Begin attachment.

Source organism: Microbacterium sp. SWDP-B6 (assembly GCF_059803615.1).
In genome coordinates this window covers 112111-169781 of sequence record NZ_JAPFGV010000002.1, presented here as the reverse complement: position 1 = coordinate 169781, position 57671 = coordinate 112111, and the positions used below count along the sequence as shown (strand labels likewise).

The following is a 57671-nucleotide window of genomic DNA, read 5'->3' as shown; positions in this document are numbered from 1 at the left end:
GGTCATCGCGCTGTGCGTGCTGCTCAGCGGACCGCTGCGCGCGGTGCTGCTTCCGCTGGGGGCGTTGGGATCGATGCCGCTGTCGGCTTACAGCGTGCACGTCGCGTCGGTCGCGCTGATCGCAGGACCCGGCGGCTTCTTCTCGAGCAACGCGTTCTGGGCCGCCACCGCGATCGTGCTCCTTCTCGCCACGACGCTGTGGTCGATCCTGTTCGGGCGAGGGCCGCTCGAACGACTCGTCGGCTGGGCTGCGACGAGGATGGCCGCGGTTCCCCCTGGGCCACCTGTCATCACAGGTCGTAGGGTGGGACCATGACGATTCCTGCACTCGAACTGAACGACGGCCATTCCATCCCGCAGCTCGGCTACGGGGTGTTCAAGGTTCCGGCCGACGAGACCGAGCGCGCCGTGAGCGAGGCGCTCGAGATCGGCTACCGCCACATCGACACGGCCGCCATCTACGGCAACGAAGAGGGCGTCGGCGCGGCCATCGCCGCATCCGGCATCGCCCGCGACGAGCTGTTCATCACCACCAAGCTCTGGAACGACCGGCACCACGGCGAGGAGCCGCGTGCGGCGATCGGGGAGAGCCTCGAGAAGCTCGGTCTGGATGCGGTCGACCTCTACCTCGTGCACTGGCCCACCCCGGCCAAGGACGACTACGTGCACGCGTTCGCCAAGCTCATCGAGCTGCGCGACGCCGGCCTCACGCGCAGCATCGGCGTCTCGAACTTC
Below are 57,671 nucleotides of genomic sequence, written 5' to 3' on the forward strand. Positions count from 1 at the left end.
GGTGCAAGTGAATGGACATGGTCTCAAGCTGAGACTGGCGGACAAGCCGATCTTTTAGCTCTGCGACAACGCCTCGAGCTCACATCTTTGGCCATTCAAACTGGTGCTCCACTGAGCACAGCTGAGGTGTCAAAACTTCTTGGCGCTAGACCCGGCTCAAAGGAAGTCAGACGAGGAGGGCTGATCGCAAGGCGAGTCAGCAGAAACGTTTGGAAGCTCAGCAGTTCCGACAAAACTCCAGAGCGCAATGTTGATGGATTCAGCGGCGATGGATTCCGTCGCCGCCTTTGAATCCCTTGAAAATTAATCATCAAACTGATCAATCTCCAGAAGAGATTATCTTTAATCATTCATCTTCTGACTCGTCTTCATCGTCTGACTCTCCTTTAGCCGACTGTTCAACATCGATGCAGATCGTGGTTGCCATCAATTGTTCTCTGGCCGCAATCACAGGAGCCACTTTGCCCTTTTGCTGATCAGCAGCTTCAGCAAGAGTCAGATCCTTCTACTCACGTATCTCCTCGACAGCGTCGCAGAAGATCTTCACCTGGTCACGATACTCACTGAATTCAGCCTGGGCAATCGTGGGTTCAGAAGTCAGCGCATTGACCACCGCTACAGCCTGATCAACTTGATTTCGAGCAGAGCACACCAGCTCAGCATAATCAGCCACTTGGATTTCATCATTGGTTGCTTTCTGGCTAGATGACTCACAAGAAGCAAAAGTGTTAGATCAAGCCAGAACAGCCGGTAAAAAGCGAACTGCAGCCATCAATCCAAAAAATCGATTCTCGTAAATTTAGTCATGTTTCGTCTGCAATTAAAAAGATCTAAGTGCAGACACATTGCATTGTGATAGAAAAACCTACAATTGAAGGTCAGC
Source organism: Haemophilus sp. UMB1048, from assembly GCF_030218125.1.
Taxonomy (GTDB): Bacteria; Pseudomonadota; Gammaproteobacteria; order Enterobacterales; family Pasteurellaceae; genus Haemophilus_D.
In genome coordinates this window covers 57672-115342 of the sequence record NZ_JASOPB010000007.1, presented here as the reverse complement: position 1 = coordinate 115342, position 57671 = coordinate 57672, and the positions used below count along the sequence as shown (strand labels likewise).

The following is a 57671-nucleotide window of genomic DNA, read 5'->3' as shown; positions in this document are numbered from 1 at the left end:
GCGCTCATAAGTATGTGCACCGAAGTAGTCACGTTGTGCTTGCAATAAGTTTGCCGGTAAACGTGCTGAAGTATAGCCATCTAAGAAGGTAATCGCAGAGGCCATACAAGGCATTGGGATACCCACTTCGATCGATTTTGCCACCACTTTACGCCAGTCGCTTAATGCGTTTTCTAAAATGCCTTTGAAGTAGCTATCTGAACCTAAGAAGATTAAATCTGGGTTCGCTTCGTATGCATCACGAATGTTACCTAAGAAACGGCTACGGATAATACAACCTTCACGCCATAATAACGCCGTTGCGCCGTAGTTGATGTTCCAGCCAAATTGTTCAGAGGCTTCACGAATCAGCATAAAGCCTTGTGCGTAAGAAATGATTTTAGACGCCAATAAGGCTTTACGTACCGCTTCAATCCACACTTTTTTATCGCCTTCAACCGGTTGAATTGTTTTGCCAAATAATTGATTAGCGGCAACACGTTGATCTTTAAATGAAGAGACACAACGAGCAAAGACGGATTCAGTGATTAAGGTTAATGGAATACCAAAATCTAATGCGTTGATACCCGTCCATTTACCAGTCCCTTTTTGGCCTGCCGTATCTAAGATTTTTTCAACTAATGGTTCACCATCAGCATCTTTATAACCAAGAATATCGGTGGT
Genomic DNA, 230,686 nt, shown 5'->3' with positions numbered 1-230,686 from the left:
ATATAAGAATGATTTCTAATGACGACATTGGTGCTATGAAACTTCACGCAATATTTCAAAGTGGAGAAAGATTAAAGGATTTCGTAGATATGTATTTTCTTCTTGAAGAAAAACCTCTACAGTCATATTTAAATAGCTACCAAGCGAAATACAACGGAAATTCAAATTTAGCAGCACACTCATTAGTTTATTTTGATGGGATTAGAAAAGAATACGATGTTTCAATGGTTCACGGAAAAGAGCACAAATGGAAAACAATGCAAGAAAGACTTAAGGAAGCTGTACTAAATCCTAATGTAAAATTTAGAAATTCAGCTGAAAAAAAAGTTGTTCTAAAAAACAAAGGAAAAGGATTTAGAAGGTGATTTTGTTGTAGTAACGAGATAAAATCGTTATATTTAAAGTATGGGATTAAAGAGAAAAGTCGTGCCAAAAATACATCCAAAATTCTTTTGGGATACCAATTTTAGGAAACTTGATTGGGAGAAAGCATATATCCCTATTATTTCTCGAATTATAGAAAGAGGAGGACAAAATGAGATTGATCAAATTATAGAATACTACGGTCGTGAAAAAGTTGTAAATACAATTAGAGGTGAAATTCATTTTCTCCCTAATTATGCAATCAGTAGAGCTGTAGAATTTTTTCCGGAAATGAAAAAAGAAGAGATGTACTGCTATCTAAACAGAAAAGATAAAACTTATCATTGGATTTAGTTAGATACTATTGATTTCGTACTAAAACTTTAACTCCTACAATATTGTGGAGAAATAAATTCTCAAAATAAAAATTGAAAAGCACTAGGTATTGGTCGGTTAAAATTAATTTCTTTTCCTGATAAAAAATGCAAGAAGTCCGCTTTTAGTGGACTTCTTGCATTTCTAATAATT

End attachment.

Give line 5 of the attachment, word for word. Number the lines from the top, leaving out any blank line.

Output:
Below are 57,671 nucleotides of genomic sequence, written 5' to 3' on the forward strand. Positions count from 1 at the left end.